Coronavirus: “We are seeing a certain plateau” in Montreal

The health measures taken in the context of the second wave of the coronavirus in Montreal seem to be slowly bearing fruit as Public Health sees “a certain plateau” or even a drop in the transmission of the disease in Montreal.

Since the end of August, in the context of the start of the school year and the return to work of many parents at the end of the summer, the spread of the coronavirus has resumed with more vigor in the metropolis and its surroundings. A decision that prompted the Legault government to move Greater Montreal to the maximum alert level – or red zone – from the end of September.

This decision, which notably led to the closure of bars, the dining room of restaurants and put the cultural community on hiatus, would start to bear fruit in the fight against the coronavirus pandemic in the region.

“We have obviously had an increase in cases since the end of August. But, since the last week, we have seen a certain plateau, or even a drop in incidence rates and positivity rates, which are fairly stable, in almost all Montreal neighborhoods, ”said Tuesday. the regional director of public health of Montreal, Mylène Drouin. The latter took part at 12:30 p.m. in a virtual conference organized by the Chamber of Commerce of Metropolitan Montreal (CCMM).

However, we must not “cry victory” too quickly, warns the expert. “Our indicators remain in the red, therefore at levels that are deemed unacceptable to maintain the capacity of our health network,” she recalls.

Ms. Drouin did not want to come forward regarding the possibility of certain restrictions falling at the end of the month in Montreal. However, she conceded that this partial confinement will not be able to continue all winter.

“It opens up the possibility that after the 28 [octobre], we are reconsidering some of the decisions we have taken ”, rejoices the president of the CCMM, Michel Leblanc, in an interview with Metro.

“It is not true that we will be able to cut people’s social life for six months or nine months.” -Mylène Drouin, Regional Director of Public Health of Montreal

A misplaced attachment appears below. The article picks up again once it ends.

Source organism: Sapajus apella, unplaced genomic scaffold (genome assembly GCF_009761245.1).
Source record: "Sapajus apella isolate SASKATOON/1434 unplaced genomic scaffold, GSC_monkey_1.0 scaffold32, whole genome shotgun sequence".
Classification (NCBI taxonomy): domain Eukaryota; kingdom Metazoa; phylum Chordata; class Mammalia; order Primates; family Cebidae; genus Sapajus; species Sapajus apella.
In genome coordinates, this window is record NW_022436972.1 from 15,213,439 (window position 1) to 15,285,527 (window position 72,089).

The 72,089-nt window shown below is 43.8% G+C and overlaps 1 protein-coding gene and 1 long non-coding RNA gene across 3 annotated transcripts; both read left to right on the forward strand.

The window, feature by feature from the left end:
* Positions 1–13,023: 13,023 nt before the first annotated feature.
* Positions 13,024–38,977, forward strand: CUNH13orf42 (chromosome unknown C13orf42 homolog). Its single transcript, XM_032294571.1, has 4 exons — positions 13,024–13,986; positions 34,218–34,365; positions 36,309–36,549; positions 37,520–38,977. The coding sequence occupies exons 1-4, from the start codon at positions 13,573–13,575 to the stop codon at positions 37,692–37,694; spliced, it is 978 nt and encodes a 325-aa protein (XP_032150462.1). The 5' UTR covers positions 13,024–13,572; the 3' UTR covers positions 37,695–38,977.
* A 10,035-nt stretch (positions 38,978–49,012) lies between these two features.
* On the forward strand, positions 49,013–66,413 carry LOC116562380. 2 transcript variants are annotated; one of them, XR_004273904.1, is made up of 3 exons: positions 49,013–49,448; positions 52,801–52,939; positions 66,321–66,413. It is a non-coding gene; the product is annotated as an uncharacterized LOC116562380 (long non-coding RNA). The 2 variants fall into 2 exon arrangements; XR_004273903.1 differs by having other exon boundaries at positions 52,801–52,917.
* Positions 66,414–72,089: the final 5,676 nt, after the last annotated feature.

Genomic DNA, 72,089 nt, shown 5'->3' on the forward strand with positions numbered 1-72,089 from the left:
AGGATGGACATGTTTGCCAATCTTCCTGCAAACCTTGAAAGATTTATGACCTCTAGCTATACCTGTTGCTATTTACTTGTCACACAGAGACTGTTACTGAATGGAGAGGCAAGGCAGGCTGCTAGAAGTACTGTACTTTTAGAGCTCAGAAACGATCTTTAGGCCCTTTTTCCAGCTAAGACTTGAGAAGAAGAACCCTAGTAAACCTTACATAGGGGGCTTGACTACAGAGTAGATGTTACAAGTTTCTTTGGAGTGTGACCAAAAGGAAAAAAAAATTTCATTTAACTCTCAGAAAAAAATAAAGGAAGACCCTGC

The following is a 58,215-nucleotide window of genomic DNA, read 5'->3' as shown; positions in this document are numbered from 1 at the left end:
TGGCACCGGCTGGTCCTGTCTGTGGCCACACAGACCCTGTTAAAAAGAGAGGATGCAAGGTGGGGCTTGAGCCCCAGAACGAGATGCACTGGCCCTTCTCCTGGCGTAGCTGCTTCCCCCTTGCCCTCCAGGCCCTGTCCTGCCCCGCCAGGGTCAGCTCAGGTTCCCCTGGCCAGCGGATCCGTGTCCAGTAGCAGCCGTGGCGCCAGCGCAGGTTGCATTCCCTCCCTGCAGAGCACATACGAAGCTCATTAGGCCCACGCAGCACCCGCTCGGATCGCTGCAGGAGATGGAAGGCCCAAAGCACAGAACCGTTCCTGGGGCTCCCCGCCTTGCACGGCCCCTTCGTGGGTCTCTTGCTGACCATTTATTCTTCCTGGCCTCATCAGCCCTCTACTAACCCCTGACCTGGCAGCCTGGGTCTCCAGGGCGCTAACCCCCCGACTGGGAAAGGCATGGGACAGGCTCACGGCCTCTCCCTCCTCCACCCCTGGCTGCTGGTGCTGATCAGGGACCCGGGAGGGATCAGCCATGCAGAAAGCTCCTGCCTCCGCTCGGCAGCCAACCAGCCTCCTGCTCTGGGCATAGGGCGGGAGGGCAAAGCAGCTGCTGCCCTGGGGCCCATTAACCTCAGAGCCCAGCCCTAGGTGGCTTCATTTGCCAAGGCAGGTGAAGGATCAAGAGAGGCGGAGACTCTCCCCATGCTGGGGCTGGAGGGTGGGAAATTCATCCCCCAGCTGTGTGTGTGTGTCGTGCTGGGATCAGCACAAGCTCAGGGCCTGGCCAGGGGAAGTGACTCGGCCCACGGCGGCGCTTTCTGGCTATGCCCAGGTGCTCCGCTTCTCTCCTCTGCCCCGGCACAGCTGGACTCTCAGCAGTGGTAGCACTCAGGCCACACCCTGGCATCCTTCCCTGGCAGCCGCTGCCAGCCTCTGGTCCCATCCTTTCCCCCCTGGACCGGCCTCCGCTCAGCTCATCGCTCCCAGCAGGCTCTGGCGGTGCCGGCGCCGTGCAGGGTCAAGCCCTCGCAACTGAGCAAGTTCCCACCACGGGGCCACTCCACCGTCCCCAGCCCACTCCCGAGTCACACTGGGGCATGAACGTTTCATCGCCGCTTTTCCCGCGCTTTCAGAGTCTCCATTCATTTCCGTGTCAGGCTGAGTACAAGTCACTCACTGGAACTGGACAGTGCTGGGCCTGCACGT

Work environments

The transmission of the coronavirus in the workplace also seems to be fairly limited. Since the start of the pandemic, Public Health has reported around 370 outbreaks in these locations, a majority of which involve 10 or fewer employees. Of this number, 58 outbreaks are currently considered active. These involve a total of 212 employees who work in particular in businesses and manufacturing companies in Montreal.

These data, which exclude outbreaks involving health workers, are reassuring for Mylène Drouin.

“We still have an island that has more than 60,000 workplaces and we have nevertheless had few large outbreaks to date. So, we see that employers see all the advantages of implementing the right measures [sanitaires]», She notes.

The latter also emphasizes that in many cases, employees have acquired the virus outside their workplace or “in the social contexts” that it brings, for example when taking their break. dinner with colleagues. She also wished to remind workers who think they have symptoms of COVID-19 to “not go back to work”, stressing that financial assistance programs exist to guarantee them an income during their isolation.

“What we see in certain sectors of activity and with vulnerable workers is that workers are afraid or do not want to go for testing because they know what the consequence is [l’isolement], then they think that they will not have a salary during the 10 or 14 days during which they will have to isolate themselves, ”said Ms. Drouin.

Office towers

According to the CCMM, the occupancy rate of office towers remains between 5 and 10% in downtown Montreal. However, very few outbreaks have been reported in these establishments since the start of the pandemic, confirmed Ms. Drouin. She also indicated that Public Health does not intend, for the moment, to recommend a reduction in the maximum capacity of 25% of office towers decreed by Quebec.

“So we still have some leeway,” said Mr. Leblanc. In an interview, he said that, according to him, Quebec should withdraw this maximum occupancy rate to “migrate towards very clear objectives of health rules”.

“Currently, working in the towers in the city center is not a risk, despite the red zone,” he adds.

About Victoria Smith

Victoria Smith who hails from Toronto, Canada currently runs this news portofolio who completed Masters in Political science from University of Toronto. She started her career with BBC then relocated to TorontoStar as senior political reporter. She is caring and hardworking.

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